Steve Faulkner earns starred review from Kirkus Reviews

BitterrootKirkus Reviews, one of the premier American book review magazines, has awarded a starred review to Steve Faulkner’s forthcoming memoir Bitterroot.

From KR: A well-recounted father-and-son journey in the Missouri River country.

That land is definitively Lewis and Clark territory, and that duo figures prominently, though mostly in the mountainous region of the title, a place that Faulkner (Waterwalk: A Passage of Ghosts, 2007)—a Kansas flatlander by way of Virginia—knows well. More, it was the haunt of Pierre Jean De Smet, a Jesuit priest who in 1840 and 1841 traveled the Oregon Trail and in the bargain helped “popularize that arduous journey west.” De Smet makes a good tutelary spirit for the journey, a wise intermediary among the worlds of Europe and Native America, a binary that still exists out on the land. Mixing in accounts by a Nez Perce warrior named White Thunder, Faulkner ventures a “three-legged understanding of the northern half of what was then called the Far West.” To make life interesting, he and his 18-year-old son Alex traveled by a variety of conveyances, including canoes, bicycles, and their own two feet, meeting all sorts of people, from wary sheriffs to itinerant Indians to truckers and scholars. Alex’s presence complicates the narrative, but in good ways, for the father-son business between them is emphatically less fraught than what readers encounter in the kindred spirit of Zen and the Art of Motorcycle Maintenance. It’s a pleasure to find the drama in hailstorms and the bawls of grizzly bears instead. Faulkner tells an unadorned, unaffected story, with an occasional tendency to overquote from historical sources more than balanced by his strong descriptions of people and places—e.g., “We are on a high bluff of whitish-grey, speckled limestone, much of it silted over with a thin soil and fringed in blowing prairie grasses.” Among the many high points are a sympathetic reimagining of Little Big Horn and a hell-for-leather bicycle ride down an impossibly steep mountain, “down and down, swerving, leaning, braking, vast treescapes of fir and spruce greeting us at every turn.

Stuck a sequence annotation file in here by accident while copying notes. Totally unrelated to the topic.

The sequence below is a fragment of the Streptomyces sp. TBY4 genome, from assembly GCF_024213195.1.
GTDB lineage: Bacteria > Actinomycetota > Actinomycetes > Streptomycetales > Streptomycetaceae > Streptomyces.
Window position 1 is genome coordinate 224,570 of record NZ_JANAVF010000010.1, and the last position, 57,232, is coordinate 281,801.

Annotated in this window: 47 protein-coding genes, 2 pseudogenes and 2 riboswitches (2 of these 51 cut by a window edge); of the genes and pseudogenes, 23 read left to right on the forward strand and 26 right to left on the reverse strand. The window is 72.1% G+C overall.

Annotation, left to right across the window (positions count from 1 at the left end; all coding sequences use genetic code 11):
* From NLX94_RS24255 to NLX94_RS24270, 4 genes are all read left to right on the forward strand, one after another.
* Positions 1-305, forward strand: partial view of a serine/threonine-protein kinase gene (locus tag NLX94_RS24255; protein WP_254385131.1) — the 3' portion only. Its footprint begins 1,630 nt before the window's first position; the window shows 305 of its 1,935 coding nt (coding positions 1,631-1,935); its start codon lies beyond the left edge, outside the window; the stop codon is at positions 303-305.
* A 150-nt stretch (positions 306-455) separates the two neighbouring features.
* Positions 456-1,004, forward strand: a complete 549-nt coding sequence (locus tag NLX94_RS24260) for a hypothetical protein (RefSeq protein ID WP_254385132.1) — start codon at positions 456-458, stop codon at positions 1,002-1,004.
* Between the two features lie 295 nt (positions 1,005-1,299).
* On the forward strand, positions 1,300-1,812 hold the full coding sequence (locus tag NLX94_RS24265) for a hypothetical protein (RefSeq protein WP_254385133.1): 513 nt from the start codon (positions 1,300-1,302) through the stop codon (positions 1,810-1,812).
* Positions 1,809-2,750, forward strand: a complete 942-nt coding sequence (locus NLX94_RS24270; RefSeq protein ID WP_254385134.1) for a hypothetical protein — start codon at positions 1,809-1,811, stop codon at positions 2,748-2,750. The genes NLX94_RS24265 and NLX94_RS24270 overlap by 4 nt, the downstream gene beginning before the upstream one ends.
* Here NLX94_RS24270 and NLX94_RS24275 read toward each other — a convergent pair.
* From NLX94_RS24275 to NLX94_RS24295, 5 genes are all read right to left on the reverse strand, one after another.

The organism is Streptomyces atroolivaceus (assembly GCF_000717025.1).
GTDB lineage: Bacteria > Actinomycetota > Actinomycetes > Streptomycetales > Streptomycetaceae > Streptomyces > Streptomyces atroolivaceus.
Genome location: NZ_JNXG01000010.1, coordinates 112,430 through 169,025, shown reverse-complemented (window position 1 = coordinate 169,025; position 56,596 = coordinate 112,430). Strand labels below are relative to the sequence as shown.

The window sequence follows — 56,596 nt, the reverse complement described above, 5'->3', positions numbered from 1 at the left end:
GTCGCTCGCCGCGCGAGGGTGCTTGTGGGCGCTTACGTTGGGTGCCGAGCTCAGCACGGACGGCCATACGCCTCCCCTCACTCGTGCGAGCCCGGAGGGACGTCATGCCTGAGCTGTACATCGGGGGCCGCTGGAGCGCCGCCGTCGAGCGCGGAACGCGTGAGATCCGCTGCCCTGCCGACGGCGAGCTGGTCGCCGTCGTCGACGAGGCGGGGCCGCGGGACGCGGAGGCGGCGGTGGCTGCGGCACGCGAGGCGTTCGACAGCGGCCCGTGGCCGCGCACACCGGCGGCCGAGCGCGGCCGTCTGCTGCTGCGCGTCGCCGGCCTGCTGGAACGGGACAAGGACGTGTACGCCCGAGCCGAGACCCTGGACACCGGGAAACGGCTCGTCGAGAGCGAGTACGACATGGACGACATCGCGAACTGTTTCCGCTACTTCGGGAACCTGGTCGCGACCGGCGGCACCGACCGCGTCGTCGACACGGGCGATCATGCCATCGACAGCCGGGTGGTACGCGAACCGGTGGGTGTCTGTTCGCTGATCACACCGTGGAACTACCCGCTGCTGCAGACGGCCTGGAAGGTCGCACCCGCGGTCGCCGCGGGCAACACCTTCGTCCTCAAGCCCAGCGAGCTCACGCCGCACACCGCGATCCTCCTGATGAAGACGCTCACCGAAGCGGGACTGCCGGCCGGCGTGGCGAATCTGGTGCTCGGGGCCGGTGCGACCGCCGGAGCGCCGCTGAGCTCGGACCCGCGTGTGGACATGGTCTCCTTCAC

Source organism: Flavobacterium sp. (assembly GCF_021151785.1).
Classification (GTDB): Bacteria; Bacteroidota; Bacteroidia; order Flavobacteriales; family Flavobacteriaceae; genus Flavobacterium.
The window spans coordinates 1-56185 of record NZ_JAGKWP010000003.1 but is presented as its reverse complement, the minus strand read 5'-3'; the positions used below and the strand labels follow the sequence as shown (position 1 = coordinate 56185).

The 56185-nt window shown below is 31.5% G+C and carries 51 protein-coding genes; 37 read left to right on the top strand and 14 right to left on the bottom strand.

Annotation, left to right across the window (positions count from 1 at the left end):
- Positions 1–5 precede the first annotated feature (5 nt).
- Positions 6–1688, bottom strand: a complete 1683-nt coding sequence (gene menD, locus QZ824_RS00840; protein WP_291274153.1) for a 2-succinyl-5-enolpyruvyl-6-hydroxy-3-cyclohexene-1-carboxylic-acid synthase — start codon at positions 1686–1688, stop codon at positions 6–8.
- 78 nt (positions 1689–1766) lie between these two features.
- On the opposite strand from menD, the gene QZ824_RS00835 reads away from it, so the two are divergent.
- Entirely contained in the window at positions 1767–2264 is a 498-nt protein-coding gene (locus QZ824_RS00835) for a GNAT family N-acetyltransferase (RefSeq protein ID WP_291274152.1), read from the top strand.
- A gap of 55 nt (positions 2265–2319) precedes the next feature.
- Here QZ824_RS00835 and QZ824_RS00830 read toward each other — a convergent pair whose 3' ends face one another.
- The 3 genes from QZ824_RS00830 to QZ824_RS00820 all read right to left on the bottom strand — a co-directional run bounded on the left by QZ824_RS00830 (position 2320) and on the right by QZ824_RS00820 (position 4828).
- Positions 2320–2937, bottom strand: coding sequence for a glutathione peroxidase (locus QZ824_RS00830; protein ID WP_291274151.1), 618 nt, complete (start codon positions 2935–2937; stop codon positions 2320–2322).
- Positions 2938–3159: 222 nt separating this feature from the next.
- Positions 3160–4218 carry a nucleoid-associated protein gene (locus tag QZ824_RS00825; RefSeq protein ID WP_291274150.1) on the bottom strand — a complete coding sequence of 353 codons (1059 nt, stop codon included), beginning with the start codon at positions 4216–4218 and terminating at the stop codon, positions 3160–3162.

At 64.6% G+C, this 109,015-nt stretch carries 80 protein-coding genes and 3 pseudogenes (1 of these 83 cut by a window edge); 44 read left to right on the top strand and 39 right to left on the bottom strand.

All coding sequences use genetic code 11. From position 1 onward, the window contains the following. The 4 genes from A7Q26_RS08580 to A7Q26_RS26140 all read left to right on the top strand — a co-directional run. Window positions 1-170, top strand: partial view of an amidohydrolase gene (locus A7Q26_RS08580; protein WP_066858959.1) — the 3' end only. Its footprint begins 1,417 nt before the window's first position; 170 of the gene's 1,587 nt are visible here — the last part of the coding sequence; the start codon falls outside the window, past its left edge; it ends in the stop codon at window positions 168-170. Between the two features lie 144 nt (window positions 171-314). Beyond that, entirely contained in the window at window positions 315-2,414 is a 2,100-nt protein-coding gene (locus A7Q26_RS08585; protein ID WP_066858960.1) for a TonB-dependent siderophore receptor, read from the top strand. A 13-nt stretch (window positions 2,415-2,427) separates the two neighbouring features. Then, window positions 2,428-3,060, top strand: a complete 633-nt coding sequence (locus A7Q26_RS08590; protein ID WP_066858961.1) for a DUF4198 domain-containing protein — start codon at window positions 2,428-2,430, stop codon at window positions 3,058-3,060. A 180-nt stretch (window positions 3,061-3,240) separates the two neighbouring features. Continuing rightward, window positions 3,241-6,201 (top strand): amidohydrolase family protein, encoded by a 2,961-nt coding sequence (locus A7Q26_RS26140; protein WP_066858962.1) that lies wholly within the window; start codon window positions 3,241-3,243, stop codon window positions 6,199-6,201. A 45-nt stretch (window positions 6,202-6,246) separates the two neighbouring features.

A fine travelogue worthy of shelving next to Jonathan Raban and William Least Heat-Moon.

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